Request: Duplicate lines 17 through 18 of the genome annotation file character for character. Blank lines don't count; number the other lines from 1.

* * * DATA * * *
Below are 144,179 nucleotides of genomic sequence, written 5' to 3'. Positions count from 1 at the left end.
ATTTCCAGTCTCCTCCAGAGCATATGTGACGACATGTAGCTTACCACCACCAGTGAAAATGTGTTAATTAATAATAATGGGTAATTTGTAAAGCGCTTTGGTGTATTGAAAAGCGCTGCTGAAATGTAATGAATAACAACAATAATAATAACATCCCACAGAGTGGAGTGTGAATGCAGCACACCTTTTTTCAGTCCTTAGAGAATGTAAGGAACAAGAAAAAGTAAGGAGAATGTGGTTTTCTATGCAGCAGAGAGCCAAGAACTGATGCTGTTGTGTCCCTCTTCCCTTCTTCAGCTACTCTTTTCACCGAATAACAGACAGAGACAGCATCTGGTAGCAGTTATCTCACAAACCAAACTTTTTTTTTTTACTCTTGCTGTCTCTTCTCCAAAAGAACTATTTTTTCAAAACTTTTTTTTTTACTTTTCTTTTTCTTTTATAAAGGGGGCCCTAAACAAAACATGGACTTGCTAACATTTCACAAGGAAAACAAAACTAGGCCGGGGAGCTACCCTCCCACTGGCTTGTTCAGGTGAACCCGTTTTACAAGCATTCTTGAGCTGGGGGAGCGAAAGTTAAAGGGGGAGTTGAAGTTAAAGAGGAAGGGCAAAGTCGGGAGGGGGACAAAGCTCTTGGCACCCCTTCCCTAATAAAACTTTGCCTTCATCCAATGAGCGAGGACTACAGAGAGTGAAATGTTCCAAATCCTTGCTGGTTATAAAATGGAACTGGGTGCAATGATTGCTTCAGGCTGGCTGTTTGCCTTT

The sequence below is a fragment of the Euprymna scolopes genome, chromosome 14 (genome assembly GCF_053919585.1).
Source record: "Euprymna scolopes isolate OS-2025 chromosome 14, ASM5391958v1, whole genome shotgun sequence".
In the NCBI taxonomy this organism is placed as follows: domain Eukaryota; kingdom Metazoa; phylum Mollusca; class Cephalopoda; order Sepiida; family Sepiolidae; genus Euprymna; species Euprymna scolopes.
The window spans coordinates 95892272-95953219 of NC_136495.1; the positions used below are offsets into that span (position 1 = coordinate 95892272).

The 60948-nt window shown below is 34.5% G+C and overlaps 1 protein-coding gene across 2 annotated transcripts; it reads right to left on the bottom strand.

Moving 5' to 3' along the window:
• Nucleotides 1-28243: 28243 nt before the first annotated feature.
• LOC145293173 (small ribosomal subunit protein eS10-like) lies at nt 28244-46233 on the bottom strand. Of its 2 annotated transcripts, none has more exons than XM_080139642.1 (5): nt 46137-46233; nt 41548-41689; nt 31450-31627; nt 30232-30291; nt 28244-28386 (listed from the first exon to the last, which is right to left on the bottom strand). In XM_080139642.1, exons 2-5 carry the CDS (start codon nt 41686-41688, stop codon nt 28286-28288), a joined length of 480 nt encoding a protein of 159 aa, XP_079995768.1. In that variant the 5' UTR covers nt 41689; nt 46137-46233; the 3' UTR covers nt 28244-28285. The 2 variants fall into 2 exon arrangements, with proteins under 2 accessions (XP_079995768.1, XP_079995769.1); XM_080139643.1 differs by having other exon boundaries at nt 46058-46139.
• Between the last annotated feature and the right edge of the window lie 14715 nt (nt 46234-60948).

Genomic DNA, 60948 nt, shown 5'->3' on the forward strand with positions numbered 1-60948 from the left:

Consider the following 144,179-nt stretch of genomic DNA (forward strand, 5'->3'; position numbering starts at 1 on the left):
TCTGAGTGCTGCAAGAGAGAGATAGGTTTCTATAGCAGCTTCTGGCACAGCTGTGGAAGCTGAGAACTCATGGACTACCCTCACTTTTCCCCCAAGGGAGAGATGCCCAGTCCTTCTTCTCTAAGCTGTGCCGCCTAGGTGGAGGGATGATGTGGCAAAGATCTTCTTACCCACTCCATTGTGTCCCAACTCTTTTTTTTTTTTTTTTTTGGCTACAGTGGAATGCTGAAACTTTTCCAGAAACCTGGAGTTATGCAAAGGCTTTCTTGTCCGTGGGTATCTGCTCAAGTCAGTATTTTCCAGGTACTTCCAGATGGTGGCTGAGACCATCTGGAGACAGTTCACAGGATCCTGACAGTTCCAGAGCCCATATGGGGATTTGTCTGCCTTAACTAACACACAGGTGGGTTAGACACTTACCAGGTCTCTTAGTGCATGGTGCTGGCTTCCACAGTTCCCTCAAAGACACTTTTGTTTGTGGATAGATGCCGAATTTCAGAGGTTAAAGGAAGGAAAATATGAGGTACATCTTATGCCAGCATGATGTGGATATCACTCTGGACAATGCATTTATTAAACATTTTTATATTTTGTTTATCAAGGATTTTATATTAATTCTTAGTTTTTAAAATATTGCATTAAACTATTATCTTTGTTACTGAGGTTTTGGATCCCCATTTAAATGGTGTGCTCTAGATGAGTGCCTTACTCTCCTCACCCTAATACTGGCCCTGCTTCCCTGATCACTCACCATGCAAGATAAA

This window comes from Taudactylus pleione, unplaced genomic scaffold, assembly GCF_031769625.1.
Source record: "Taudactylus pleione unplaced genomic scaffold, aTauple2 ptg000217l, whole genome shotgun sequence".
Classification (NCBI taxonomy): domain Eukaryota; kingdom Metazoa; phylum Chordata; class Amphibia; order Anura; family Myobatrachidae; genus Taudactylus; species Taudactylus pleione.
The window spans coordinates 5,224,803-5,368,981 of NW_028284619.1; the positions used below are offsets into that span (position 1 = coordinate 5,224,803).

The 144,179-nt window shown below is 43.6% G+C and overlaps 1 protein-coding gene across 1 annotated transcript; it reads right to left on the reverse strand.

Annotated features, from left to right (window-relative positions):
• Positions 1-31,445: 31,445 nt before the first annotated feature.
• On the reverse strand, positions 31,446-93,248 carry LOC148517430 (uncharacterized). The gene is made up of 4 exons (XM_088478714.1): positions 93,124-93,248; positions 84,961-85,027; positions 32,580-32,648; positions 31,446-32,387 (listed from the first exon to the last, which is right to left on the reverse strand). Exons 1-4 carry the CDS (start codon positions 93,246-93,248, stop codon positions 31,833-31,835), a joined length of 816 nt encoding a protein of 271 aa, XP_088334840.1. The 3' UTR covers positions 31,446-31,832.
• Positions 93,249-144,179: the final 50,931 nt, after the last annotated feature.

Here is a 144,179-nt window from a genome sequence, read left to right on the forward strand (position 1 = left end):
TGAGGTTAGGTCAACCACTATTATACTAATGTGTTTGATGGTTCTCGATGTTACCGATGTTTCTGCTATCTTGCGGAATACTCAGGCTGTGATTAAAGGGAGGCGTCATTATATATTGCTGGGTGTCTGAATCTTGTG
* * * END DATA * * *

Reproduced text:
Classification (NCBI taxonomy): domain Eukaryota; kingdom Metazoa; phylum Chordata; class Amphibia; order Anura; family Myobatrachidae; genus Taudactylus; species Taudactylus pleione.
The window spans coordinates 5,224,803-5,368,981 of NW_028284619.1; the positions used below are offsets into that span (position 1 = coordinate 5,224,803).